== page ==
Our macho action movie auteurs are starting to reckon with the tragic situation in Afghanistan, which has fallen to the Taliban after the withdrawal of the United States in 2021. On the heels of “Guy Ritchie’s The Covenant” comes Ric Roman Waugh’s “Kandahar” starring Gerard Butler, a brutal actioner set in the lawless land of an Afghanistan crawling with Taliban, ISIS-K and various covert operatives.
But while Butler vehicles are typically lean, mean, action-cinema delivery machines, Waugh’s “Kandahar” is not the usually efficient Butlerian fare such as “Plane,” or even “Greenland,” the previous film on which this director and star collaborated. Yes, Butler does play a sad single dad on his way to his teen daughter’s graduation, much like he did in “Plane” (if he has a flight to catch, something crazy is about to go down), but “Kandahar” is much bigger and broader.
Screenwriter Mitchell LaFortune, a U.S. Army and Defense Intelligence Agency veteran, brings a sense of authenticity to this sprawling and complicated tale of contemporary spy fiction that attempts to encompass warring terrorist factions, fascist regimes, CIA black ops, Pentagon whistleblowers, kidnapped journalists, as well as reckon with the enduring trauma of the 20-year war in Afghanistan.
The premise itself is simple enough: Butler plays Tom Harris, an MI6 agent on loan to the CIA who has been tasked with blowing up an Iranian nuclear reactor by a deep cover operative named Roman (Travis Fimmel). He’s then sent by Roman to Afghanistan for one last gig, but when his cover is blown, he needs to make a quick escape, crossing 400 miles of desert to Kandahar where he will be picked up by a British plane. He has his translator Muhammad (Navid Negahban) in tow, and hot on their heels is Farzad (Bahador Foladi), an emissary from the Iranian supreme leader hoping to capture the spy who destroyed their reactor, and a Pakistani agent from ISIS-K, Kahil (Ali Fazal), who has contracted the Afghani Taliban to help him snatch and grab Tom and sell him on the black market.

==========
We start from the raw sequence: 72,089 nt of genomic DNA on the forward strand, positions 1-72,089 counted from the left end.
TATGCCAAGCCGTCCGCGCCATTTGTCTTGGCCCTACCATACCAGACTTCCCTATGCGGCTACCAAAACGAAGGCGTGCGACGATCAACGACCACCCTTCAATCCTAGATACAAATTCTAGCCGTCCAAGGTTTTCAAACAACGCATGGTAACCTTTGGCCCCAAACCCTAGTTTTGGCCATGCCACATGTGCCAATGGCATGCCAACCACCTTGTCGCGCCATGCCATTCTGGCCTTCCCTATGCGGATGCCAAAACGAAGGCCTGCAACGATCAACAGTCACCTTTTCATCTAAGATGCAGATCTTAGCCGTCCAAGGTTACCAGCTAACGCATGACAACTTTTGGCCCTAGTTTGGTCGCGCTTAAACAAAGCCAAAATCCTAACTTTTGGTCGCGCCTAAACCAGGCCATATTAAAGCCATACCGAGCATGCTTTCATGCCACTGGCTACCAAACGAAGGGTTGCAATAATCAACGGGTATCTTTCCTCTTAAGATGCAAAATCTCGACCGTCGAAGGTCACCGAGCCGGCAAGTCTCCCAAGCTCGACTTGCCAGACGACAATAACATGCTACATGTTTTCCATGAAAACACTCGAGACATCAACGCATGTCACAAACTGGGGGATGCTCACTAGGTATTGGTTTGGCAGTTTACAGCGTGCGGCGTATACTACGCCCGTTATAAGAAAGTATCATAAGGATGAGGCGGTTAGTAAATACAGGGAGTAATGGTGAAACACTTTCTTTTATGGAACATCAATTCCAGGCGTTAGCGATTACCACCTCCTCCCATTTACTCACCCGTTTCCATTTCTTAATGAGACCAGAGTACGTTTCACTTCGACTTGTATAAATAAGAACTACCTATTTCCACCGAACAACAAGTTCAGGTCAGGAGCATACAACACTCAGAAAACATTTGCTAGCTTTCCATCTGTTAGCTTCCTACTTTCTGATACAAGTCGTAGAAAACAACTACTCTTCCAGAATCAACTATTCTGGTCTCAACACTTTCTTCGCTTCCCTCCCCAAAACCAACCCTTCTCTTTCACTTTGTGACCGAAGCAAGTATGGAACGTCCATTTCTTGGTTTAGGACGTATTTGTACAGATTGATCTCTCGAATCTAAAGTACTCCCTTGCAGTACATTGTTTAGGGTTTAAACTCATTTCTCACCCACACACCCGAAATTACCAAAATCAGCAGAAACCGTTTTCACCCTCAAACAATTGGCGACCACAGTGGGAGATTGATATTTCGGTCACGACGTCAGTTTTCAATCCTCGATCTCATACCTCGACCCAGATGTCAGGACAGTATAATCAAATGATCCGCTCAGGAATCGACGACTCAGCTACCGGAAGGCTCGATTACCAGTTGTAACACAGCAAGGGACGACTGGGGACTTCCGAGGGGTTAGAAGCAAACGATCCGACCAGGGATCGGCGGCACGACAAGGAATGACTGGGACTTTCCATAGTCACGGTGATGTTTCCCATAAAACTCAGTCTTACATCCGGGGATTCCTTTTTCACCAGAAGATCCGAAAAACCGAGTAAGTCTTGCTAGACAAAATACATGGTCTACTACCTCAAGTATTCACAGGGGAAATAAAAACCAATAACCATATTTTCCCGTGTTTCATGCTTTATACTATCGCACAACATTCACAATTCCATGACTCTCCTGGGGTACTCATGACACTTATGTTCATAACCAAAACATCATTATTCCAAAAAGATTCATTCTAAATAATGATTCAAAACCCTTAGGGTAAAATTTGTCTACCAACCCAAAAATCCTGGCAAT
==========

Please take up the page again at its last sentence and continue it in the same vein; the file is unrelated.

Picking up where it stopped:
It’s a basic chase story, but the first 45 minutes of the film that set up the action are hopelessly convoluted. It’s clear Waugh and LaFortune want to plant a variety of different characters, motivations and backstories, creating a nuanced look at the situation that doesn’t blindly condemn or damn an entire swath of people, but there are one too many storylines, and two too many characters to keep track of as we continually cut away from Tom and Muhammad’s harrowing situation on the road, watched closely by the CIA.
The action that unfolds upon the sweeping desert landscape is part “Lawrence of Arabia” and part “Mad Max” — Waugh borrows shots from that desert-set classic to capture the black-clad Kahil tearing through the desert on a motorcycle, surveying his prey from steep hillsides. Mononymous cinematographer MacGregor captures it all with a busy camera, the lens constantly moving, wobbling and focusing, infusing the proceedings with anxiety. Anguished close-ups dissolve over the desert landscape to the sound of mournful pop ballads to underscore the sorrowful nature of the characters’ circumstances.
“Kandahar” is a step above the Butler B-movie pleasures to which we’ve grown accustomed, but while Waugh and LaFortune attempt to fit the action star into this complex geopolitical narrative, it’s clear they become caught between a realism rock and a Hollywood hard place, succumbing to familiar, if somewhat problematic tropes in order to bring this somewhat unwieldy yarn home. Still, it’s a pleasure to see Butler do his thing opposite a talented array of international superstars — Fazal and Fimmel are standouts — and stretch his specific set of skills into more complex contemporary storytelling, making “Kandahar” worth the trip.
Will Carpenter is the Wyoming Tribune Eagle’s Arts and Entertainment/Features Reporter. He can be reached by email at firstname.lastname@example.org or by phone at 307-633-3135. Follow him on Twitter @will_carp_.